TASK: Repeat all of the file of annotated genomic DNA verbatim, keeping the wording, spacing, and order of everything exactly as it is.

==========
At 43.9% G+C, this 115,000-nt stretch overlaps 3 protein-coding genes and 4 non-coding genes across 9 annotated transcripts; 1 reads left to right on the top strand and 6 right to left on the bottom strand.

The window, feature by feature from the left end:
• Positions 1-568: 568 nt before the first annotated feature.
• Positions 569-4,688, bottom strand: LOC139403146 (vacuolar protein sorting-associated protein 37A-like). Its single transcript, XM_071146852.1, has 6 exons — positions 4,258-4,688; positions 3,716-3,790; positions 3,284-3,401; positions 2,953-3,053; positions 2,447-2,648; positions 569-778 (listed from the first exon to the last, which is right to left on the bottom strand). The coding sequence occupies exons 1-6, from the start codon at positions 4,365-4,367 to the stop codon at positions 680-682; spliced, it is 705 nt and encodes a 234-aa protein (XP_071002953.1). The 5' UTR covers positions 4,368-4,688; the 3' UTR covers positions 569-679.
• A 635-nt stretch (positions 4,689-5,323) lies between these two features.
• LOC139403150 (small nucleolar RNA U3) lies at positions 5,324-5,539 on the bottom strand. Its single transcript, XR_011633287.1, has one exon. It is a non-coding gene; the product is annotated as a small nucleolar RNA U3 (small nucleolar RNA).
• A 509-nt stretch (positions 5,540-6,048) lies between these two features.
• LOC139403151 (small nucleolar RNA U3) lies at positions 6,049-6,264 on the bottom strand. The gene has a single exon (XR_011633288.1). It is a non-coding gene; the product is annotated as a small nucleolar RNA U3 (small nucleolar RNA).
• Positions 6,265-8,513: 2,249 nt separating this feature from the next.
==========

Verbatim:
At 43.9% G+C, this 115,000-nt stretch overlaps 3 protein-coding genes and 4 non-coding genes across 9 annotated transcripts; 1 reads left to right on the top strand and 6 right to left on the bottom strand.

The window, feature by feature from the left end:
• Positions 1-568: 568 nt before the first annotated feature.
• Positions 569-4,688, bottom strand: LOC139403146 (vacuolar protein sorting-associated protein 37A-like). Its single transcript, XM_071146852.1, has 6 exons — positions 4,258-4,688; positions 3,716-3,790; positions 3,284-3,401; positions 2,953-3,053; positions 2,447-2,648; positions 569-778 (listed from the first exon to the last, which is right to left on the bottom strand). The coding sequence occupies exons 1-6, from the start codon at positions 4,365-4,367 to the stop codon at positions 680-682; spliced, it is 705 nt and encodes a 234-aa protein (XP_071002953.1). The 5' UTR covers positions 4,368-4,688; the 3' UTR covers positions 569-679.
• A 635-nt stretch (positions 4,689-5,323) lies between these two features.
• LOC139403150 (small nucleolar RNA U3) lies at positions 5,324-5,539 on the bottom strand. Its single transcript, XR_011633287.1, has one exon. It is a non-coding gene; the product is annotated as a small nucleolar RNA U3 (small nucleolar RNA).
• A 509-nt stretch (positions 5,540-6,048) lies between these two features.
• LOC139403151 (small nucleolar RNA U3) lies at positions 6,049-6,264 on the bottom strand. The gene has a single exon (XR_011633288.1). It is a non-coding gene; the product is annotated as a small nucleolar RNA U3 (small nucleolar RNA).
• Positions 6,265-8,513: 2,249 nt separating this feature from the next.